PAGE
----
EU pressure tames the Romanian Presidency
As mentioned in a previous edition of the Vulcan View, the European Parliament recently nominated Laura Codruta Kovesi, to become the European Union’s first Chief Prosecutor. Since her nomination by the European Parliament, she was charged with bribery, abuse of office and false testimony in her home country Romania.
The indictment barred Kovesi from leaving Romania or speaking to the media about the case. On Wednesday, the ban was lifted on Kovesi. If the ban stayed in place, she may have been unable to take part in further application steps for the EU chief prosecutor post.
President of the European Parliament, Antonio Tajani voiced concerns over the charges against Kovesi; “Ms. Kovesi remains our candidate and continues to enjoy our respect and support.”
During Kovesi’s term as the Chief Prosecutor of the National Anti-corruption Directorate in Romania, hundreds of elected officials were convicted of corruption offenses. While her work drew praise from the EU, many members of Romania’s political class accused her of overstepping her mandate. The ruling Social Democrats ousted her from office last year and have since opposed her candidacy for EU chief prosecutor.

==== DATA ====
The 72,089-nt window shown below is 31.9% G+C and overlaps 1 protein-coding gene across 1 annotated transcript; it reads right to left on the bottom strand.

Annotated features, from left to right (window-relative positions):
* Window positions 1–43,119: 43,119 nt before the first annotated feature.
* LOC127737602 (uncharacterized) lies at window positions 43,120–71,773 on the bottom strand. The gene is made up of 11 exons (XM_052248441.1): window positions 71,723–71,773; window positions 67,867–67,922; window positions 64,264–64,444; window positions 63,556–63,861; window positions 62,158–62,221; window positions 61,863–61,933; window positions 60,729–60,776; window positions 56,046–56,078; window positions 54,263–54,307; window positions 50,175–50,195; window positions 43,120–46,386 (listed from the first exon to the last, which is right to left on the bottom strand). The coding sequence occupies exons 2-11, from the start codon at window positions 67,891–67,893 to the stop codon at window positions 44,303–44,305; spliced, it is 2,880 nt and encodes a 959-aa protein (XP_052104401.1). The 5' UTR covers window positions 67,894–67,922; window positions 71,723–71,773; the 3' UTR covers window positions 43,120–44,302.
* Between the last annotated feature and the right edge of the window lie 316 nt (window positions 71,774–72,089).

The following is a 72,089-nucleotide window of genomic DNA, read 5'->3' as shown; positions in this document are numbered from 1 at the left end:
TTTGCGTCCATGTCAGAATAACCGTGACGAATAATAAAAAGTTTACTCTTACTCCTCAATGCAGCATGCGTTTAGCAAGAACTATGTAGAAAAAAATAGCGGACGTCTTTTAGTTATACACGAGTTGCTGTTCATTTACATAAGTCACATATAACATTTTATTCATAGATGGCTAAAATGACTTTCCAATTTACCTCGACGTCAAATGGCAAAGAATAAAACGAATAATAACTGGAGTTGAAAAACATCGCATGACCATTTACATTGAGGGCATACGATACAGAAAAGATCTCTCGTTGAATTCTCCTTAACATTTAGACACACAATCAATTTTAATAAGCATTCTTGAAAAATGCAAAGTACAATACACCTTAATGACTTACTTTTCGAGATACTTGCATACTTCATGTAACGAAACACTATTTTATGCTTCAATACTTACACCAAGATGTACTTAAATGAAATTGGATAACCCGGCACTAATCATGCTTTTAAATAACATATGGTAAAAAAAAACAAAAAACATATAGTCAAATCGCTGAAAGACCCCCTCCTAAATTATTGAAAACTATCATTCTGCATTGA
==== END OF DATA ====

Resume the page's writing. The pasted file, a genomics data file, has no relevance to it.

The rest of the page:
Romania currently holds the Presidency of the European Council was warned on Wednesday against reversing anti-corruption reforms Kovesi introduced and said it would take swift action if it found that Bucharest was undermining the rule of law. “In particular, I want to warn over any governmental actions that would disrupt the Romanian judicial system by creating a systemic de facto impunity for high office holders who were sentenced for corruption,” First Vice President of the European Commission Frans Timmermans said. “Such a move would compel the commission to act swiftly.”